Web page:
Denver Science Fiction & Fantasy Book Club
The Return of the King (1955, 1965)
Part Three of The Lord of the Rings
1976 Ballantine books, 544 pages
cover art by J.R.R. Tolkien (left)
2001 Del Rey paperback
cover art by Ted Nasmith (right)
1965 Ace books
cover art by Jack Gaughan
1969 Ballantine books
1990s Ballantine books
cover art by Michael Herring
10 Wow! Don't miss it
8-9 Highly recommended
5-6 Mild recommendation
3-4 Take your chances
1-2 Below average; skip it
0 Get out the flamethrower!
U Unfinishable or unreadable
- Skipped or no rating given
J.R.R. Tolkien - The Return of the King
This is the triumphant conclusion to the most influential fantasy story of our age. Tolkien pulls the many threads of his epic together beautifully, first with the inspiring Battle of the Pelennor Fields, then with the harrowing journey of Sam and Frodo through Mordor.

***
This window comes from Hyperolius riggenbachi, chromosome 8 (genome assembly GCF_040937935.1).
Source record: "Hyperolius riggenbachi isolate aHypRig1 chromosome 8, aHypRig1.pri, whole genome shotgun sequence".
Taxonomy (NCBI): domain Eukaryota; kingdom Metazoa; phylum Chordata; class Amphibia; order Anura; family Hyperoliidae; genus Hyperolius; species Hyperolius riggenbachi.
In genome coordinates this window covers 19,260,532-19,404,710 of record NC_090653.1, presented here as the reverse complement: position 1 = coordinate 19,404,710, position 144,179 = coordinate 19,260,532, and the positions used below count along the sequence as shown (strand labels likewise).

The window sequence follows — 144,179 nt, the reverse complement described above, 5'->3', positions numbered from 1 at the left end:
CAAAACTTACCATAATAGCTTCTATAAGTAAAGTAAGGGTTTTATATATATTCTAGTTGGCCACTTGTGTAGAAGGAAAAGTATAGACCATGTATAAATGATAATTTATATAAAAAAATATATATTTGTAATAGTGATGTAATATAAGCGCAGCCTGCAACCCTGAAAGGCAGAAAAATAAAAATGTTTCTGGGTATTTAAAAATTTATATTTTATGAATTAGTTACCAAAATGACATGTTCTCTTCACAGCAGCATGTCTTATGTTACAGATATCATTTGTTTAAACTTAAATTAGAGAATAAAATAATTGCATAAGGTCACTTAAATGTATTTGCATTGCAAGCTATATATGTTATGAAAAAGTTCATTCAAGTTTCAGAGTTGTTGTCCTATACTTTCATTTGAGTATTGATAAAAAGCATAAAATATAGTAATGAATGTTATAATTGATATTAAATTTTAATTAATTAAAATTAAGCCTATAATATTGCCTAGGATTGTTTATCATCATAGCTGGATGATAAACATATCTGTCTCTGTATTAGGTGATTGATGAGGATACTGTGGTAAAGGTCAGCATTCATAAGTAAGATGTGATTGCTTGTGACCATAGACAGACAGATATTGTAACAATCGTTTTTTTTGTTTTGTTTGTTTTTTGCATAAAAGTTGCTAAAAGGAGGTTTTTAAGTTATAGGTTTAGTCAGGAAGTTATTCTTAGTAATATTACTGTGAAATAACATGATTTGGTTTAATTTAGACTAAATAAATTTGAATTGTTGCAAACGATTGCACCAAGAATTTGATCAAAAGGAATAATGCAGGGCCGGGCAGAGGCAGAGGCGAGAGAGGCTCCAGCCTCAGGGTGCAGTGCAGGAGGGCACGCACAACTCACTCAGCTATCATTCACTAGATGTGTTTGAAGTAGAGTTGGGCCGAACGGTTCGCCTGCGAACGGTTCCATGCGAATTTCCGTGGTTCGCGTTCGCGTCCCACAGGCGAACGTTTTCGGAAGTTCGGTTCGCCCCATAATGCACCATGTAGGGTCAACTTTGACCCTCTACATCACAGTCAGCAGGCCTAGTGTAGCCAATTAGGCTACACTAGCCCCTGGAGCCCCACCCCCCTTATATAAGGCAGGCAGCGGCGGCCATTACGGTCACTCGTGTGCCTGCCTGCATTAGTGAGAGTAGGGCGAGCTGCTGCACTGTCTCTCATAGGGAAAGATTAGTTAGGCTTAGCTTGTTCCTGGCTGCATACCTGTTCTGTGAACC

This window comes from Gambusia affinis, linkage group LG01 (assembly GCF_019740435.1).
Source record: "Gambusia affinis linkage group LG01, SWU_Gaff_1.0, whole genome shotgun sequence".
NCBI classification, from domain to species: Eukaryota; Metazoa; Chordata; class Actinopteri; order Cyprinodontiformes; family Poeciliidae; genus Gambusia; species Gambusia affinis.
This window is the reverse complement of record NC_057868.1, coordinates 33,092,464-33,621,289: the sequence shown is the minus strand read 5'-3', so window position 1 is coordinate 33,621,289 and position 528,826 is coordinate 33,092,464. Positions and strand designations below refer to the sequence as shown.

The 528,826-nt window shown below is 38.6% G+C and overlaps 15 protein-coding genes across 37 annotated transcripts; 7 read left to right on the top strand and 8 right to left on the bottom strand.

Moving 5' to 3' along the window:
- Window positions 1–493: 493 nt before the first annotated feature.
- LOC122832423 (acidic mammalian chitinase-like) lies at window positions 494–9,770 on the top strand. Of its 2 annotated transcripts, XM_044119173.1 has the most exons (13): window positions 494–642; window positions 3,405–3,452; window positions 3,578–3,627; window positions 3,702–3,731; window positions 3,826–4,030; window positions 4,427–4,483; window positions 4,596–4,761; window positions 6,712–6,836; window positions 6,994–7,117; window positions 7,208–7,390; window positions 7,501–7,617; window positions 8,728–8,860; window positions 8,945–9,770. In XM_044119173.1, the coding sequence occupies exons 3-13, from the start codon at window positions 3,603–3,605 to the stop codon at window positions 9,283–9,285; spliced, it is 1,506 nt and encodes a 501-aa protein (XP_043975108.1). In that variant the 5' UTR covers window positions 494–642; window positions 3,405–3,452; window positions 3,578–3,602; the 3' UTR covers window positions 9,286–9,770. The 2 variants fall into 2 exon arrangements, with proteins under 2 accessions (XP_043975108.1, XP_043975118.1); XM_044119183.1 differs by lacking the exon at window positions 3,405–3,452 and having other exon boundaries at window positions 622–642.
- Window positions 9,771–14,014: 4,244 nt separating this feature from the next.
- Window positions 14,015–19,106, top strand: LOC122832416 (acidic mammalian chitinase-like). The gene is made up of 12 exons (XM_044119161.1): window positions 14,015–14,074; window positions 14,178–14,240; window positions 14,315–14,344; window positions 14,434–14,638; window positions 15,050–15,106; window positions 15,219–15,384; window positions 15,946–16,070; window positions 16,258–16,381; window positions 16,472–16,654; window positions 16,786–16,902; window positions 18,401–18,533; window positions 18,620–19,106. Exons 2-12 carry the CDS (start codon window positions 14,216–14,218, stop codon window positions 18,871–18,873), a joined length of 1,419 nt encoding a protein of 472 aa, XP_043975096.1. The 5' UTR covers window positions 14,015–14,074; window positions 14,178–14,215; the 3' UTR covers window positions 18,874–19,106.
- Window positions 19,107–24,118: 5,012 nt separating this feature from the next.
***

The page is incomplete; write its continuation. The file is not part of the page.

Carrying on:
But then follows perhaps the most egregious anticlimax I have ever encountered, as Frodo and his friends retrace all their steps across Middle Earth, then have a final dull and unnecessary encounter with Saruman. In my view, whatever points Tolkien was making with this long denouement were not worth ending the trilogy on such a flat note.
Notwithstanding the weak conclusion, The Lord of the Rings is a wonderfully memorable and enjoyable tale, well deserving of the renewed interest and attention that Peter Jackson's outstanding screen version has generated.hat do you think? Your comments are welcome. Please send them to